We are trying to find a home defense rifle for my mom. She can’t handle my AR. Even with the stock as short as it will go, it’s too long for her. We got her a Tavor airsoft to practice with, and she’s having trouble with that too, although she can actually reach all of the controls. She still has trouble getting it to a place where she can see through the sights.
Unless your Mom is a “Little People” most issues are in how the rifle is mounted. Try getting her to turn straight to the target, kind of like the isosceles pistol stance. My kid sister is 5’-2" and when I got her on an AR with a PRS stock she couldn’t get in behind the sights on a bench. After moving the bench seat around and getting her more squared up she was able to get in behind it and was making 880 yd shots doing holds in short order. It took a bit of effort as she was skittish of the rifle and kept trying to get away from it but eventually we got it worked out. From there she could stand, prone, sit or sling in. I’ve gotten 6 yo 60 lb boys and girls behind a collapsed AR stock by re positioning them from “movie stance” to “reality stance”.
Start at a bench and get her square behind the rifle (perpendicular to the bore) the LOP of a collapsed carbine stock is like 10.5". Have her off hand go to the mag well for support and put the forearm on sand bags or a bipod. Flake her elbows out and the position will come to her. If she is leaning back, she will be wrong she almost needs to HUNCH over the rifle leaning forward. Keep the stock inside her shoulder pocket so that the arm/shoulder can rotate forward and “cup” the stock. You can get this position with only one hand on the gun and then have her reach forward.
FWIW this is very much similar to teaching a right handed shooter to shoot left handed. It’s totay unfamiliar and everything is backwards and upside down.
@LordDeinonychus have looked into the S&W “8 barrel .22? While .22s lack knockdown power, the right placement of the shot could neutralize the problem or at best create space between you and the threat.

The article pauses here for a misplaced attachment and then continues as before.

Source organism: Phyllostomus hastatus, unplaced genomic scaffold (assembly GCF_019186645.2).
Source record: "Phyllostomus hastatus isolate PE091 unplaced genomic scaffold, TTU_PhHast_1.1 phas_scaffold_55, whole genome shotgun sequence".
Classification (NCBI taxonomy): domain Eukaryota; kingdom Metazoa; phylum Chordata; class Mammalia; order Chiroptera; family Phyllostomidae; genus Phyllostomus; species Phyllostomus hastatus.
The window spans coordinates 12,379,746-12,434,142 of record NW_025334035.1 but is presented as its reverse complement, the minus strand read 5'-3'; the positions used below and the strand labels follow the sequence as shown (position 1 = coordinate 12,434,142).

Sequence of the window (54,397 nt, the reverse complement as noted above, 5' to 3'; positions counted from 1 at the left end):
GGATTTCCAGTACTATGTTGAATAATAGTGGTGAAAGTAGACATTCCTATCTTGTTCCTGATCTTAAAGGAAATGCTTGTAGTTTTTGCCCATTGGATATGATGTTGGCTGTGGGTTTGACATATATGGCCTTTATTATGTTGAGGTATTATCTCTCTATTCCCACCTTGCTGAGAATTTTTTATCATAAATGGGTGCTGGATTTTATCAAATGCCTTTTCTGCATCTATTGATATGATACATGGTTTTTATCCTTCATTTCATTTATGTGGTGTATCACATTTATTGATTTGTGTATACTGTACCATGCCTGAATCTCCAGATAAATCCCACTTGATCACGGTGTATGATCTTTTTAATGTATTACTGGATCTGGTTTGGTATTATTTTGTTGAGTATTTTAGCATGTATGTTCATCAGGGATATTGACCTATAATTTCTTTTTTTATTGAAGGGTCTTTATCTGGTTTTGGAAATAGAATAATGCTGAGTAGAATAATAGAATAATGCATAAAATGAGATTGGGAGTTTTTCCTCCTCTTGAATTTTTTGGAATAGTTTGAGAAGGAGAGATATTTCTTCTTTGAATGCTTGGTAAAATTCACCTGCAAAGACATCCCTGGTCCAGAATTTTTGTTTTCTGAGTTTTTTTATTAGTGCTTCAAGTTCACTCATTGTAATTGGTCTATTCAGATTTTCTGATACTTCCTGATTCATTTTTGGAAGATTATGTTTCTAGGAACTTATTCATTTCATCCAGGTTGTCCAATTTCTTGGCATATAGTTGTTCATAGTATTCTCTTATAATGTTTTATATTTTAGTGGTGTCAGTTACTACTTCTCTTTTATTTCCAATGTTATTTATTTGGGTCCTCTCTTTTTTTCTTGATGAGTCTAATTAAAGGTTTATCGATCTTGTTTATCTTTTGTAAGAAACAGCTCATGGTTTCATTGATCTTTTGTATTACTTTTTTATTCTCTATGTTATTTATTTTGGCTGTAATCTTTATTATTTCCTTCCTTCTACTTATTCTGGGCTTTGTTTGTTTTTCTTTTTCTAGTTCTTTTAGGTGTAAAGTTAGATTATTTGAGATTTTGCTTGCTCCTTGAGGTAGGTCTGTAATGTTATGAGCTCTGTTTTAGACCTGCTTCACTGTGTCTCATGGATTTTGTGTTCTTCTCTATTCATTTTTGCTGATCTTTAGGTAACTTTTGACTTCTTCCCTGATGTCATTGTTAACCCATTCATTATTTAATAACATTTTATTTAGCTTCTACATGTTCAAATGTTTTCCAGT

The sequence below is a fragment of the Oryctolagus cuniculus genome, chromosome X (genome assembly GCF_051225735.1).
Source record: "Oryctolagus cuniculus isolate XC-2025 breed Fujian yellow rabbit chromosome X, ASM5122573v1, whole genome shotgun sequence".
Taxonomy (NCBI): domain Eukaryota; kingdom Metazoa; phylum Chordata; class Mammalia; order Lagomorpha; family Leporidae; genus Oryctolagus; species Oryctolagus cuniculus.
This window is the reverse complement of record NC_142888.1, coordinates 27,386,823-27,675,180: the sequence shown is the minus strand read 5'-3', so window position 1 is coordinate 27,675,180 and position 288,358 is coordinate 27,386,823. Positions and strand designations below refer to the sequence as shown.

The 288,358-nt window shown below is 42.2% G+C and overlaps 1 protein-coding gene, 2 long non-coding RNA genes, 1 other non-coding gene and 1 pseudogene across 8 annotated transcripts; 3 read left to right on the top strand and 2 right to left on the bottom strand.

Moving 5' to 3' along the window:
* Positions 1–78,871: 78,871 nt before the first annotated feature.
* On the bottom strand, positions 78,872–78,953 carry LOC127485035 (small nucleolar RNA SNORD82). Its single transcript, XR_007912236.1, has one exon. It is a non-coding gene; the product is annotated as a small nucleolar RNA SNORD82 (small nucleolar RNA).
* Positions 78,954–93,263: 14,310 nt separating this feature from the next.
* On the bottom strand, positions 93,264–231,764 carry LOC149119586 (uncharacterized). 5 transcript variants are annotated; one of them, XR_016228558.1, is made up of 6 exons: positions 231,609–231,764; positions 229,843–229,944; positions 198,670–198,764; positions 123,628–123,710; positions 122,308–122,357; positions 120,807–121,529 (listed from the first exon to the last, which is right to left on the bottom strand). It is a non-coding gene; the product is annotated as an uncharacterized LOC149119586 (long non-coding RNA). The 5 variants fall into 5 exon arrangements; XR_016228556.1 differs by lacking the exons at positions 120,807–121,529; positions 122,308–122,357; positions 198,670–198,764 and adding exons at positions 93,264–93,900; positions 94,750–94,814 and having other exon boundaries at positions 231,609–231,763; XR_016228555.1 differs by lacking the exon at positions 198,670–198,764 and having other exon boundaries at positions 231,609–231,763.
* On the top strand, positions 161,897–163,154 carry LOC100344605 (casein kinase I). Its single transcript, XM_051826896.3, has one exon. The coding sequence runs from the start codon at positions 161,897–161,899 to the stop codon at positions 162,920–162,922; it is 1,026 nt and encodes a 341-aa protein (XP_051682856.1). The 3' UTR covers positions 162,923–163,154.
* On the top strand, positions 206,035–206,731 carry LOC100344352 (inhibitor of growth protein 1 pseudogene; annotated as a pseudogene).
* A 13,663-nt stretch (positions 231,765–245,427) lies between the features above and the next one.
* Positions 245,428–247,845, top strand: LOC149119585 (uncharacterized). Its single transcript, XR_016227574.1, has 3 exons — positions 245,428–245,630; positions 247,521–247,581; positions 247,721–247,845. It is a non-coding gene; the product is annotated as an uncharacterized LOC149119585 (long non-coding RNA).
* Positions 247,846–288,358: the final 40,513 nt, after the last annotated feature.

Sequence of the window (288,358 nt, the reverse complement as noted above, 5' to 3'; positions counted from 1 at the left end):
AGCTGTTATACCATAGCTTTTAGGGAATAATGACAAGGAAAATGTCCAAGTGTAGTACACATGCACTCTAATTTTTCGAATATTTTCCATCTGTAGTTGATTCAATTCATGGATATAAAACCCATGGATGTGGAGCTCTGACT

9mm AR pistol with a 7.5" barrel with a brace and a good re-dot sight. SUPER easy to control since there is basically no recoil and all the controls are right in your hand. Red dot sights are easy to learn to use effectively and are very forgiving of form and head positioning on the stock. Get one that accepts Glock mags and get some big capacity 30+ round magazines and you’ll probably never need a reload in a real world scenario.
I just got my wife a Ruger PC Charger. I put a simple pistol brace on it. It is short and just a little lighter than an AR pistol. Since it is a 9mm, it has minimal muzzle blast or flash. I put a green dot on top and it is stupid easy to shoot very, very well.
Is this a 16" + barrel? I would bet you the issue is with the front-heavy weight, especially if the stock is collapsed the balance is all tipping forward. We tend to take for granted just because we don’t have trouble lifting a 6-8lb rifle that others won’t have the same difficulty.
To that end, I will echo other suggestions here to try a short-barreled rifle in pistol configuration (altho you have to worry about ATF hot-stepping for the next 4years+ unless you want to SBR it). It may not seem like much but the weight savings from the barrel and also less handguard/rail can be significant and also help balance out the weight back to the rear with the stock collapsed.
An AR in 5.56 I wouldn’t go any shorter than 11.5" (to keep concussion down). Or a 300Blackout in 8" or 9" would be fantastic. If you want to go even shorter barrel (and hence less weight) a PCC like an AR9 or Ruger Charger (as mentioned above) you can get down to a 4 or 5" barrel.
I’d also offer up a Ruger 10/22 as an alternative to the AR-22 mentioned by @Marrio above. 10/22 has a 16" barrel (to avoid ATF), you can get an collapsible stock for it, they are stupid lightweight, can put a red dot or something on it, and a 25round magazine you can put a tremendous amount of lead downrange pretty quickly but accurately.
Hello from a fellow short woman! I’m 5’2", and I have found the “youth” model hunting rifles fit me better than the standard size. I am comfortable with a full-size AR, but the pistol is just as workable, especially with a brace. Carbines are good options if you want something for HD. Some ranges have a variety of carbine and short barrel options to rent and try. Maybe taking her out to try some out might be a good place to start.
You might want to try a m1 30 cal. It has a short barrel easy safety and not too bad charging to get started , several manufacturers still make them like Auto ordinance subdivision of Khar firearms, they make the one that our troops carry in ww2.